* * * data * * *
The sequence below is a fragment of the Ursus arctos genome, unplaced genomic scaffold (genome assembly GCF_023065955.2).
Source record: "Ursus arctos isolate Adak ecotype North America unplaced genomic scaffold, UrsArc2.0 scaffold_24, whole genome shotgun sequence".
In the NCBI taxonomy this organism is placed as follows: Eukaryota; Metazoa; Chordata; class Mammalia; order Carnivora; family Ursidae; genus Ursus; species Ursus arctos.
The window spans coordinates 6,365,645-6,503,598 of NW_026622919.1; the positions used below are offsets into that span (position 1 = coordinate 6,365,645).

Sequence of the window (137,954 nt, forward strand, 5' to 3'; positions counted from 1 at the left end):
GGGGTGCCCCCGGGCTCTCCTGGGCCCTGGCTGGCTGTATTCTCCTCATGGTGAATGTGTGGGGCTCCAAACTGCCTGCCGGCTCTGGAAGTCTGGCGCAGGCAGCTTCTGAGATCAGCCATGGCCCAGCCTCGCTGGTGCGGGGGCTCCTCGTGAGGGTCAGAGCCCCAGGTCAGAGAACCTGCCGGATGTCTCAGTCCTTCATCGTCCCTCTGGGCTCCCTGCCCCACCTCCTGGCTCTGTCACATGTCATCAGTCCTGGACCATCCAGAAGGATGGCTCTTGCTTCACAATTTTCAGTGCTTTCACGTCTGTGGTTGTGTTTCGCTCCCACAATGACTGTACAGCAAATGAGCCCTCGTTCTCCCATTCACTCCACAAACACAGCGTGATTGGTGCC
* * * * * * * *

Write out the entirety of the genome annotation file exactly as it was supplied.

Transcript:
The sequence below is a fragment of the Ursus arctos genome, unplaced genomic scaffold (genome assembly GCF_023065955.2).
Source record: "Ursus arctos isolate Adak ecotype North America unplaced genomic scaffold, UrsArc2.0 scaffold_24, whole genome shotgun sequence".
In the NCBI taxonomy this organism is placed as follows: Eukaryota; Metazoa; Chordata; class Mammalia; order Carnivora; family Ursidae; genus Ursus; species Ursus arctos.
The window spans coordinates 6,365,645-6,503,598 of NW_026622919.1; the positions used below are offsets into that span (position 1 = coordinate 6,365,645).

Sequence of the window (137,954 nt, forward strand, 5' to 3'; positions counted from 1 at the left end):
GGGGTGCCCCCGGGCTCTCCTGGGCCCTGGCTGGCTGTATTCTCCTCATGGTGAATGTGTGGGGCTCCAAACTGCCTGCCGGCTCTGGAAGTCTGGCGCAGGCAGCTTCTGAGATCAGCCATGGCCCAGCCTCGCTGGTGCGGGGGCTCCTCGTGAGGGTCAGAGCCCCAGGTCAGAGAACCTGCCGGATGTCTCAGTCCTTCATCGTCCCTCTGGGCTCCCTGCCCCACCTCCTGGCTCTGTCACATGTCATCAGTCCTGGACCATCCAGAAGGATGGCTCTTGCTTCACAATTTTCAGTGCTTTCACGTCTGTGGTTGTGTTTCGCTCCCACAATGACTGTACAGCAAATGAGCCCTCGTTCTCCCATTCACTCCACAAACACAGCGTGATTGGTGCC